Administrators said at the nonprofit hospital board’s annual public meeting this morning that the changes were prompted by realization that many area residents were going outside the hospital system and even the county for colonoscopies and other gastroenterology procedures.
“Patients were waiting weeks at a time,” said Jackie Gould, vice president for nursing services. The fact that the hospital didn’t offer certain advanced procedures also contributed to the problem.
So in April, the hospital signed a deal to merge forces with the gastroenterologists at Lebanon Internal Medicine Associates. In May, it hired Dr. Robert Schade as medical director of its Digestive Health Specialists. The hospital also hired one new gastroenterologist.
To complete the changes, administrators said, Good Samaritan bought new equipment, adjusted its physician schedules, standardized terminology and procedures among gastroenterology doctors, started offering care for liver and pancreatic diseases, put a lot more information about procedures online for patients and began allowing patients to self-refer for colonoscopies instead of requiring that they get a referral.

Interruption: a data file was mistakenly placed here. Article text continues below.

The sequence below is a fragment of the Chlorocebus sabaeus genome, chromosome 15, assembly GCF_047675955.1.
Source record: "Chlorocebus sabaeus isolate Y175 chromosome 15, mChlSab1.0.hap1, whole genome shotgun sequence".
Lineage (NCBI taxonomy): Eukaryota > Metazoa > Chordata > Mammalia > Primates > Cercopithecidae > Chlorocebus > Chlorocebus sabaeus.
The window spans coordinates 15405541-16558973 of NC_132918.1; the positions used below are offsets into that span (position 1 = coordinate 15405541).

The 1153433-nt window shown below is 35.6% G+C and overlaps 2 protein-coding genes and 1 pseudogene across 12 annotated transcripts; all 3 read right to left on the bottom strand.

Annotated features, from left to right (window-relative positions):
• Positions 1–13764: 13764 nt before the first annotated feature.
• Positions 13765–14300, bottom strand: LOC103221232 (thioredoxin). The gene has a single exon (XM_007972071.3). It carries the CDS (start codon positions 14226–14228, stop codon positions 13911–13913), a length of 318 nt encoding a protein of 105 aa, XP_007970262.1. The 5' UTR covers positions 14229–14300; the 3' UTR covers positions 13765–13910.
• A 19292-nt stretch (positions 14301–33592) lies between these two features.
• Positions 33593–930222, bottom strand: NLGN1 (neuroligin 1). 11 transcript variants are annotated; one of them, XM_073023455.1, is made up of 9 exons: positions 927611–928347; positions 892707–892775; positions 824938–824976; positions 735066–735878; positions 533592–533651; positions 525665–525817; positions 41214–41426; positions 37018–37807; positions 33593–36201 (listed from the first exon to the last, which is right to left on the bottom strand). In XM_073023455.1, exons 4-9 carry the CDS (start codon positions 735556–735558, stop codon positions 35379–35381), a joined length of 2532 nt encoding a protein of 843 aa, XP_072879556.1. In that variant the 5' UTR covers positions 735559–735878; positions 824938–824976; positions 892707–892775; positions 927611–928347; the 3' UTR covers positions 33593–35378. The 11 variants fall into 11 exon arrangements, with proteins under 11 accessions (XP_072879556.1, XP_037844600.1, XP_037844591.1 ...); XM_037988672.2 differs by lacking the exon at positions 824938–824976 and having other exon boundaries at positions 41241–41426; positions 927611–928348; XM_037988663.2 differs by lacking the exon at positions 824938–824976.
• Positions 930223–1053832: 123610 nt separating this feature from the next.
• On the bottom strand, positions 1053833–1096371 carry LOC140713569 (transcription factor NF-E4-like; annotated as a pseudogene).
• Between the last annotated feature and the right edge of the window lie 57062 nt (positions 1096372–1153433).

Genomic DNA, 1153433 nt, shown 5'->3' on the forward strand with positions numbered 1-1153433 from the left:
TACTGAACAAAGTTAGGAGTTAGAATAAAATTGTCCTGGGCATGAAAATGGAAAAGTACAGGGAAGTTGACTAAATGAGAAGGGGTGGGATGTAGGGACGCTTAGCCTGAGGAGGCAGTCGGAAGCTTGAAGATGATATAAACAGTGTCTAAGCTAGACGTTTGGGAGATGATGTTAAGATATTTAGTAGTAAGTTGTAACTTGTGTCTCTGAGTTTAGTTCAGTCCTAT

The backlog has now been eliminated, administrators said, and they plan to continue expanding their gastroenterology offerings in the future. The hospital has just performed its first two capsule endoscopies, in which a patient swallows what looks like a pill that takes thousands of digital pictures as it traverses the digestive tract.